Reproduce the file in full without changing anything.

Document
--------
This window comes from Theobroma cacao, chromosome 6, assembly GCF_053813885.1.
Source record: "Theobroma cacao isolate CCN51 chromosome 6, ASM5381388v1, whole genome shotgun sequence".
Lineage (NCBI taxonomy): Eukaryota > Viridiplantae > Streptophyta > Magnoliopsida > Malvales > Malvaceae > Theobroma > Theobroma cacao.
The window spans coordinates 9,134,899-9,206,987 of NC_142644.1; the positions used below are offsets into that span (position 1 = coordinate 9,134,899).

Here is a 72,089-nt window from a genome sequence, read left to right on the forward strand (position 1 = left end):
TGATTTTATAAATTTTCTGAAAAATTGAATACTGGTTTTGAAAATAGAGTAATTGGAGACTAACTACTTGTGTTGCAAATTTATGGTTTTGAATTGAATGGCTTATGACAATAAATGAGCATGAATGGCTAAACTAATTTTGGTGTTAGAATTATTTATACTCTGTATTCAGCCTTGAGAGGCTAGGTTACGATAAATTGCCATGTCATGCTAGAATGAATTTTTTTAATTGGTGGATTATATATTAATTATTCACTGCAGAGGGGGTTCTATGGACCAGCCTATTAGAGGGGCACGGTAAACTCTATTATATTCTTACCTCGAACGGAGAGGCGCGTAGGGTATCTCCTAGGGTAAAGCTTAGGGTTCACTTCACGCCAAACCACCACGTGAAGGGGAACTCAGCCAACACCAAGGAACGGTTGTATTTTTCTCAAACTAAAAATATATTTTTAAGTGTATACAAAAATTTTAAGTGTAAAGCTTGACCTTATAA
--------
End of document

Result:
This window comes from Theobroma cacao, chromosome 6, assembly GCF_053813885.1.
Source record: "Theobroma cacao isolate CCN51 chromosome 6, ASM5381388v1, whole genome shotgun sequence".
Lineage (NCBI taxonomy): Eukaryota > Viridiplantae > Streptophyta > Magnoliopsida > Malvales > Malvaceae > Theobroma > Theobroma cacao.
The window spans coordinates 9,134,899-9,206,987 of NC_142644.1; the positions used below are offsets into that span (position 1 = coordinate 9,134,899).

Here is a 72,089-nt window from a genome sequence, read left to right on the forward strand (position 1 = left end):
TGATTTTATAAATTTTCTGAAAAATTGAATACTGGTTTTGAAAATAGAGTAATTGGAGACTAACTACTTGTGTTGCAAATTTATGGTTTTGAATTGAATGGCTTATGACAATAAATGAGCATGAATGGCTAAACTAATTTTGGTGTTAGAATTATTTATACTCTGTATTCAGCCTTGAGAGGCTAGGTTACGATAAATTGCCATGTCATGCTAGAATGAATTTTTTTAATTGGTGGATTATATATTAATTATTCACTGCAGAGGGGGTTCTATGGACCAGCCTATTAGAGGGGCACGGTAAACTCTATTATATTCTTACCTCGAACGGAGAGGCGCGTAGGGTATCTCCTAGGGTAAAGCTTAGGGTTCACTTCACGCCAAACCACCACGTGAAGGGGAACTCAGCCAACACCAAGGAACGGTTGTATTTTTCTCAAACTAAAAATATATTTTTAAGTGTATACAAAAATTTTAAGTGTAAAGCTTGACCTTATAA